Transition, her key word for describing the moment The New York Times is in, means evolution, it means survival of the fittest, it means adapting. For The New York Times, as for all traditional newspapers, the slogan today has to be adapt or die. The very fact that a woman – a woman who writes about her puppy – has been chosen as editor of the paper is a sign in itself that we are in an age of revolutionary change. The New York Times is not, after all, the papacy. It is not the Roman Catholic Church. It is shifting, out of sheer necessity. It is shifting with the times. Perhaps, perhaps a lot more even than Jill Abramson likes to think, or to admit.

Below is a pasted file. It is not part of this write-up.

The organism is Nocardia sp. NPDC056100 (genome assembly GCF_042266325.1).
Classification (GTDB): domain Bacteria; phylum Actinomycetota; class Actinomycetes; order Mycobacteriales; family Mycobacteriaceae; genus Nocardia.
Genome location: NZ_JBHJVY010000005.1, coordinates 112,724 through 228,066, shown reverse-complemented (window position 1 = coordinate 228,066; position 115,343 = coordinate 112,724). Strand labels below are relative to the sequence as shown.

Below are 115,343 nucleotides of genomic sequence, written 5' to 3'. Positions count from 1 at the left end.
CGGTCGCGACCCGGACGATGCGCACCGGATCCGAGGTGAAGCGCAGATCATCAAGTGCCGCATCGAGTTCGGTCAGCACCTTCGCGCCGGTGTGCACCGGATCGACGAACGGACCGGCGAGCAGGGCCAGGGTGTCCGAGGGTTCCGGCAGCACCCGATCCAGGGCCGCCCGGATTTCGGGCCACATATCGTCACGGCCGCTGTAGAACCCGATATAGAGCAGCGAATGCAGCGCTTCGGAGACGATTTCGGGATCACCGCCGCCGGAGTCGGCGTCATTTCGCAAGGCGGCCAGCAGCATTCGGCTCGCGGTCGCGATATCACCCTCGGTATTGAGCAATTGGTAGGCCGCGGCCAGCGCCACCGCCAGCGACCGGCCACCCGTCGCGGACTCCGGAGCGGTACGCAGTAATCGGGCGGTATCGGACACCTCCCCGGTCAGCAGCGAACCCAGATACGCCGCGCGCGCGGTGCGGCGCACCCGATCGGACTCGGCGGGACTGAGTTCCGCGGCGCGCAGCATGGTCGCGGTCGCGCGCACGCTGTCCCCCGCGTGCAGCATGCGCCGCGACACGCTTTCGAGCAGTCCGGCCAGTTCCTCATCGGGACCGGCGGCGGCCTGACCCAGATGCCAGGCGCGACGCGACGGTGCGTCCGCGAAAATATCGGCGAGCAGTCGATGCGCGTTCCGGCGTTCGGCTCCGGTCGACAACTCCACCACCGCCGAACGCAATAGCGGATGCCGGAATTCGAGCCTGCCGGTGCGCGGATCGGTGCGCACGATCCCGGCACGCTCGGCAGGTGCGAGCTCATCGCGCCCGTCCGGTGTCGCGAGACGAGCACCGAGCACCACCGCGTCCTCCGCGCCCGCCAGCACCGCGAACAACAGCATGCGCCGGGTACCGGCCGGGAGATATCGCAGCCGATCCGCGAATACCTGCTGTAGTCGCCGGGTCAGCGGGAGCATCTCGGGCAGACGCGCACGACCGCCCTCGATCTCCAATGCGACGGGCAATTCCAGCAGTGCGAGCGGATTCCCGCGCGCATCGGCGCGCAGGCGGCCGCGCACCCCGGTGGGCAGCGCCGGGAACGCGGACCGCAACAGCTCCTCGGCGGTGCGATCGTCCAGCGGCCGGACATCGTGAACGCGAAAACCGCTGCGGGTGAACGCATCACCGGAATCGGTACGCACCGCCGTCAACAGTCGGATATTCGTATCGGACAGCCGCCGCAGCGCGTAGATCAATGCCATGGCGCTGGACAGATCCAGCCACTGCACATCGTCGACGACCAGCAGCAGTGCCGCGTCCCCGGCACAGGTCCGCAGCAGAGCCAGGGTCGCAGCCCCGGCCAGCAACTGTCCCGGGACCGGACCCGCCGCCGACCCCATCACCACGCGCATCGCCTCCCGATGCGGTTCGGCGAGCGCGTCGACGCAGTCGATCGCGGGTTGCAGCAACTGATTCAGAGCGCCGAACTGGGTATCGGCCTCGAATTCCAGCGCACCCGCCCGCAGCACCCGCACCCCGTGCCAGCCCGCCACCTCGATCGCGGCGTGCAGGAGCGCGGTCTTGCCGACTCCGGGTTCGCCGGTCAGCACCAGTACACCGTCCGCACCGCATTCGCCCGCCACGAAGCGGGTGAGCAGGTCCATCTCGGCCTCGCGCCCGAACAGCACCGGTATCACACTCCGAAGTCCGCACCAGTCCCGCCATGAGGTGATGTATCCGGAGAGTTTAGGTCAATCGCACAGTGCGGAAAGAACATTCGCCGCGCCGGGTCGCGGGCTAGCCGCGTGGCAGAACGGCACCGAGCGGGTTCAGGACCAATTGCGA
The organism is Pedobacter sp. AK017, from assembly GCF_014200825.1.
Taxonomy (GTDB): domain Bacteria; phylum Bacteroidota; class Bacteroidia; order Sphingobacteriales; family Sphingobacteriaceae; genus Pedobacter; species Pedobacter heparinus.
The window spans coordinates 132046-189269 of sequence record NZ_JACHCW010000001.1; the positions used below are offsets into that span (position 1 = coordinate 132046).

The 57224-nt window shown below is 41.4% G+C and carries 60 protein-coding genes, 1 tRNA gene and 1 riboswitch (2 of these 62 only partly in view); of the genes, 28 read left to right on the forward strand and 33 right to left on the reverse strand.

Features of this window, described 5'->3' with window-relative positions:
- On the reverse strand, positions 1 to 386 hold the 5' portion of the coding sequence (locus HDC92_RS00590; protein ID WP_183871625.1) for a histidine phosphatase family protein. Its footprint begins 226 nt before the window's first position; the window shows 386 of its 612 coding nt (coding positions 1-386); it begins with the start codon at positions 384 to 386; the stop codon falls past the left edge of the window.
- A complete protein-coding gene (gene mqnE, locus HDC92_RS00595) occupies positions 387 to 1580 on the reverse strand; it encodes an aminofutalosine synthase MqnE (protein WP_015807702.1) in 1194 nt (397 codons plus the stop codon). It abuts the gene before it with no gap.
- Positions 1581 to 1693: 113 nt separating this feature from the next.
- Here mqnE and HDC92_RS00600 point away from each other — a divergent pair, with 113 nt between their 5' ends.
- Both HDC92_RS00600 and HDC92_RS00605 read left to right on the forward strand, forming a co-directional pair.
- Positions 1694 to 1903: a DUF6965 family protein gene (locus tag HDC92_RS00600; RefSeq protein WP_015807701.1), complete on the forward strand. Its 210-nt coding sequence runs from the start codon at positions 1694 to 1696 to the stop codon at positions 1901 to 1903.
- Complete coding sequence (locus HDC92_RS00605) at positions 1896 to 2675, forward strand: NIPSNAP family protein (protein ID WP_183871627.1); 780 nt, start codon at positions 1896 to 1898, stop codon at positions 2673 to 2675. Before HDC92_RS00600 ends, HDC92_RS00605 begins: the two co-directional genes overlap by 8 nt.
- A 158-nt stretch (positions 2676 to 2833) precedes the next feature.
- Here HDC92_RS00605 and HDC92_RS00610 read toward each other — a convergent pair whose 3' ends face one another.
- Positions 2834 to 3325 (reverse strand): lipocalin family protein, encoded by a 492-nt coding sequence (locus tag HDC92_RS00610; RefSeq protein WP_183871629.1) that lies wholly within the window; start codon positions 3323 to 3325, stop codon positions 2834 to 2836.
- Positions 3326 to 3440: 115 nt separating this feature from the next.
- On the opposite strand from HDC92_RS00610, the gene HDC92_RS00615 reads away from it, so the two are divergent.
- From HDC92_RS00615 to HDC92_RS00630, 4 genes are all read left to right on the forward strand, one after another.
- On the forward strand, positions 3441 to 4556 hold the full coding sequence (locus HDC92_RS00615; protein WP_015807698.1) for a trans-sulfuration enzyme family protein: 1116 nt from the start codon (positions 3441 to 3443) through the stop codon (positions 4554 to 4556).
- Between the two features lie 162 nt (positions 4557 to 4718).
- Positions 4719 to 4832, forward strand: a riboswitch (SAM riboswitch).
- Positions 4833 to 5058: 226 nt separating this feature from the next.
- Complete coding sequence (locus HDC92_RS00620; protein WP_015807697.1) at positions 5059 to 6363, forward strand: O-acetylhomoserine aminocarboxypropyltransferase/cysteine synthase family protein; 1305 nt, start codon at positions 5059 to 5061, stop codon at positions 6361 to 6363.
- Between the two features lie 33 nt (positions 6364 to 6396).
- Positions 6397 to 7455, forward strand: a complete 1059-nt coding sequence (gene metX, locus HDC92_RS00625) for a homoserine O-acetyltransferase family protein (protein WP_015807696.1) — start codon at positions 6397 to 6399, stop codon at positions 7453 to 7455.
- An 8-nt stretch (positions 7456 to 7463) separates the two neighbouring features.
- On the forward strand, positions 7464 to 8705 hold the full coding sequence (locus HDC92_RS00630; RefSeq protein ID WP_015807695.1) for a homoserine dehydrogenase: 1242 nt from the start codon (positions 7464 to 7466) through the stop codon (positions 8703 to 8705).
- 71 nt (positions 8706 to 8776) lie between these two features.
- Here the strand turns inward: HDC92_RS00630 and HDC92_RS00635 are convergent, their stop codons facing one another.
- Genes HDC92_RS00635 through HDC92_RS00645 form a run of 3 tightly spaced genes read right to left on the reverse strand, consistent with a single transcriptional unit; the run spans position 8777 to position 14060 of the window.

NYT: a paper trail
18 September, 1851
First-ever issue of the New-York Daily Times, founded by Henry Jarvis Raymond and George Jones.
13-16 July, 1863
Rioters protest against the draft in New York; the paper is a target.
6 September, 1896
An illustrated Sunday magazine begins.
14 April, 1912
The paper breaks the story that the Titanic is sinking.
3 June, 1918
For its coverage of the First World War, the paper wins its first Pulitzer Prize.
20 June, 1948
An international edition is launched.
8 December, 1962
Printers and engravers strike – till 1 April, 1963.
26 May, 1978
Hot metal type is ditched, replaced by computers.
19 January, 1996
Nytimes.com is launched – the world's most popular online paper, till this January, when it was overtaken by the Daily Mail.
By Holly Williams